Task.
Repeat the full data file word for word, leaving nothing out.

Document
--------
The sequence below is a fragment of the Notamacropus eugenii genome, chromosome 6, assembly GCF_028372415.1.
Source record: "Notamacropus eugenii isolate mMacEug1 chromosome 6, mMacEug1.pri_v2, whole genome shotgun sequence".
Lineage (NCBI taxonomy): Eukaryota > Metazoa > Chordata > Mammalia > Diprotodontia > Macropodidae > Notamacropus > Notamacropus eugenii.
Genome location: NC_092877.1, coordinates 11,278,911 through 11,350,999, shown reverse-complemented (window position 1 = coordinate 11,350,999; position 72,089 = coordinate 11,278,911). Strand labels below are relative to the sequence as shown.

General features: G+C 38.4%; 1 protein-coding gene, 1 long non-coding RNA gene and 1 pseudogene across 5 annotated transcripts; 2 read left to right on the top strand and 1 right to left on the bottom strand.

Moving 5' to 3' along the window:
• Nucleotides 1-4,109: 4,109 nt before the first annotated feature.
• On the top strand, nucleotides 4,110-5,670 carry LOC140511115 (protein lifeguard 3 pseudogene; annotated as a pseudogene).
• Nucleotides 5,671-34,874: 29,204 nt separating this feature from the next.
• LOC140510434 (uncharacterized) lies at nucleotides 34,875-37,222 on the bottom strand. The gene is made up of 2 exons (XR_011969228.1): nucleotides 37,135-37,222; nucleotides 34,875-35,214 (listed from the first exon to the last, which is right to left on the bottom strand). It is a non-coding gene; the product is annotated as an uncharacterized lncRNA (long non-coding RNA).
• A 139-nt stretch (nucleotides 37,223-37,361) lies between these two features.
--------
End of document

The sequence below is a fragment of the Notamacropus eugenii genome, chromosome 6, assembly GCF_028372415.1.
Source record: "Notamacropus eugenii isolate mMacEug1 chromosome 6, mMacEug1.pri_v2, whole genome shotgun sequence".
Lineage (NCBI taxonomy): Eukaryota > Metazoa > Chordata > Mammalia > Diprotodontia > Macropodidae > Notamacropus > Notamacropus eugenii.
Genome location: NC_092877.1, coordinates 11,278,911 through 11,350,999, shown reverse-complemented (window position 1 = coordinate 11,350,999; position 72,089 = coordinate 11,278,911). Strand labels below are relative to the sequence as shown.

General features: G+C 38.4%; 1 protein-coding gene, 1 long non-coding RNA gene and 1 pseudogene across 5 annotated transcripts; 2 read left to right on the top strand and 1 right to left on the bottom strand.

Moving 5' to 3' along the window:
• Nucleotides 1-4,109: 4,109 nt before the first annotated feature.
• On the top strand, nucleotides 4,110-5,670 carry LOC140511115 (protein lifeguard 3 pseudogene; annotated as a pseudogene).
• Nucleotides 5,671-34,874: 29,204 nt separating this feature from the next.
• LOC140510434 (uncharacterized) lies at nucleotides 34,875-37,222 on the bottom strand. The gene is made up of 2 exons (XR_011969228.1): nucleotides 37,135-37,222; nucleotides 34,875-35,214 (listed from the first exon to the last, which is right to left on the bottom strand). It is a non-coding gene; the product is annotated as an uncharacterized lncRNA (long non-coding RNA).
• A 139-nt stretch (nucleotides 37,223-37,361) lies between these two features.